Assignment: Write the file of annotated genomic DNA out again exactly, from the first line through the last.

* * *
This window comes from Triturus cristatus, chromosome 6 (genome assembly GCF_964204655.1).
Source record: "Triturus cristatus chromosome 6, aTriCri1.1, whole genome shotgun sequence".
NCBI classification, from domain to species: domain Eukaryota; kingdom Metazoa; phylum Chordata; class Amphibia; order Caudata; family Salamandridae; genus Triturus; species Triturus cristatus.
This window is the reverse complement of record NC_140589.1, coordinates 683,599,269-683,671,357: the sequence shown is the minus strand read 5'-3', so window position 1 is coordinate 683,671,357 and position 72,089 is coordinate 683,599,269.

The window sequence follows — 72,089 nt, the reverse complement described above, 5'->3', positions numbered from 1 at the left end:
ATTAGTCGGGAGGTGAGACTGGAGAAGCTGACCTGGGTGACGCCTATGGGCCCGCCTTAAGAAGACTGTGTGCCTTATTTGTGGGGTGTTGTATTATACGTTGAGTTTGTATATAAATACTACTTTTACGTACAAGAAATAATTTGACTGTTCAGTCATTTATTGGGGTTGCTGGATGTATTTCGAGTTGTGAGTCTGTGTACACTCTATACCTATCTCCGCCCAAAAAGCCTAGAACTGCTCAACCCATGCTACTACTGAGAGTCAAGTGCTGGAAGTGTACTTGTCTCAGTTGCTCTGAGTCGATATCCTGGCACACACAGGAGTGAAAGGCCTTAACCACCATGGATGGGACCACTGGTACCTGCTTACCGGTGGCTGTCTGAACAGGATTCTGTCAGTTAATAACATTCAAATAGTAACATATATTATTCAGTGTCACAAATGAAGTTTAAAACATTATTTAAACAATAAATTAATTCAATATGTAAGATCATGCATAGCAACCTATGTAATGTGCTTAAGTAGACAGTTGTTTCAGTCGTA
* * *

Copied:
This window comes from Triturus cristatus, chromosome 6 (genome assembly GCF_964204655.1).
Source record: "Triturus cristatus chromosome 6, aTriCri1.1, whole genome shotgun sequence".
NCBI classification, from domain to species: domain Eukaryota; kingdom Metazoa; phylum Chordata; class Amphibia; order Caudata; family Salamandridae; genus Triturus; species Triturus cristatus.
This window is the reverse complement of record NC_140589.1, coordinates 683,599,269-683,671,357: the sequence shown is the minus strand read 5'-3', so window position 1 is coordinate 683,671,357 and position 72,089 is coordinate 683,599,269.

The window sequence follows — 72,089 nt, the reverse complement described above, 5'->3', positions numbered from 1 at the left end:
ATTAGTCGGGAGGTGAGACTGGAGAAGCTGACCTGGGTGACGCCTATGGGCCCGCCTTAAGAAGACTGTGTGCCTTATTTGTGGGGTGTTGTATTATACGTTGAGTTTGTATATAAATACTACTTTTACGTACAAGAAATAATTTGACTGTTCAGTCATTTATTGGGGTTGCTGGATGTATTTCGAGTTGTGAGTCTGTGTACACTCTATACCTATCTCCGCCCAAAAAGCCTAGAACTGCTCAACCCATGCTACTACTGAGAGTCAAGTGCTGGAAGTGTACTTGTCTCAGTTGCTCTGAGTCGATATCCTGGCACACACAGGAGTGAAAGGCCTTAACCACCATGGATGGGACCACTGGTACCTGCTTACCGGTGGCTGTCTGAACAGGATTCTGTCAGTTAATAACATTCAAATAGTAACATATATTATTCAGTGTCACAAATGAAGTTTAAAACATTATTTAAACAATAAATTAATTCAATATGTAAGATCATGCATAGCAACCTATGTAATGTGCTTAAGTAGACAGTTGTTTCAGTCGTA